>>I was thinking of ordering that ELP DVD. Let us know if it is a worthwhile purchase.
If you like early ELP with the raw, experimental stuff mixed into that great orchestral sound then you'll probably like the DVD. If you prefer their later, more polished sound and albums then this will be kind of irritating.
It's real interesting anyways. The concert was *before* their first album came out, ie nobody had really heard of them at all, and their first performance was in front of 600,000 people.
The DVD starts with the usual interview blather. Two interesting points came out of the interviews -- first, that this concert helps explain how ELP "came out of nowhere" and became so well known even though their music was not as accessible as other popular groups, and second that Greg Lake now looks almost exactly like the painting on the cover of "In the Court of the Crimson King"
Pictures at an Exhibition is the first piece they performed... ever, I guess. You can see that the orchestration is still pretty rough with the occasional "I thought you had that section" look between the band members, but overall it is a pleasure to watch. The band is very "close" and obviously really enjoying the performance, not at all like the times I saw them in the late 70s. There are a few spots where the sound level inexplicably drops, but that may have been what actually happened at the concert. I think most people who complain about the sound on this DVD have never heard what early ELP sounded like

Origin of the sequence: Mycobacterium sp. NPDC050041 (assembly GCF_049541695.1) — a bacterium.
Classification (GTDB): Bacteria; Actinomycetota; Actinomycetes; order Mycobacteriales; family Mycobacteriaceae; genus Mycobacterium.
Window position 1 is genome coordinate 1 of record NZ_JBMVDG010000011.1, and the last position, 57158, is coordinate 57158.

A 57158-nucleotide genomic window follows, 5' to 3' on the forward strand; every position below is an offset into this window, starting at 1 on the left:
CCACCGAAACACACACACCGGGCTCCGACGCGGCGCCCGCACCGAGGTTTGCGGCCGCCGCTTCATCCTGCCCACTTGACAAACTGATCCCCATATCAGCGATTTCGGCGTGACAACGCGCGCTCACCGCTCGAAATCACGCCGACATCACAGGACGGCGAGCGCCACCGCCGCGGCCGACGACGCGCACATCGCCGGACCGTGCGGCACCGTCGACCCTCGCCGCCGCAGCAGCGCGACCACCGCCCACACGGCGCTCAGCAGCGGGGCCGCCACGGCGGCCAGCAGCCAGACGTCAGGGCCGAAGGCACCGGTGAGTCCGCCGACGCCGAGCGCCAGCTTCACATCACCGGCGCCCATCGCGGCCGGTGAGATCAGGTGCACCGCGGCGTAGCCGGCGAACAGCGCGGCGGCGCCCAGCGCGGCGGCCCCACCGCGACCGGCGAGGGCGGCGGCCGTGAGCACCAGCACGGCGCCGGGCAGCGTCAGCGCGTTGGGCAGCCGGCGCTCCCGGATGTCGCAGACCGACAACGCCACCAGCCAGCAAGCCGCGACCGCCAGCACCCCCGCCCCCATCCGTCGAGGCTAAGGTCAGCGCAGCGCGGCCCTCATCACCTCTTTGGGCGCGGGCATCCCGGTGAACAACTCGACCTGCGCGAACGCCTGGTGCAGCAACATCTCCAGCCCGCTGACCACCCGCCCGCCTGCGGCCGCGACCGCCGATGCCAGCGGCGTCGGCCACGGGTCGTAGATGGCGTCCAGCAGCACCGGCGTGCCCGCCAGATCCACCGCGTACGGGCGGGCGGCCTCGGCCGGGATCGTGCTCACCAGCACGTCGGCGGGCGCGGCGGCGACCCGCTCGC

Rondo was really good, with the drum solo from "Tank" in the middle.
Take a Pebble sounded good but was cut quite short in the middle. I wanted to grab the video editor and shake him -- during all of the interesting instrumental bits he cut in footage of people playing in the surf at Dover and when the video does finally switch back to the band Keith is playing the much-abused Hammond, not the piano, and THERE ARE NO ORGAN PARTS IN TAKE A PEBBLE BUDDY !!!
The last cut, Nutrocker, wasn't really a performance as much as the soundtrack for the credits.
Overall, a mix of really good music and really annoying editing, like most concert DVDs.
Pulse, of course, was exactly the opposite. Gorgeous, impeccable lighting, filming, and editing, flawless performances, but I still find that most of the post-Waters Floyd tracks drag a bit, with the exception of "Learning to Fly". I ended up fast-forwarding through the second half of the first DVD, but the rest was really good.
The only thing I don't quite understand is why in the projected films the "brain-damaged" guy strapped to the bed during Dark Side of the Moon looked awfully like a young Roger Waters. Maybe I do understand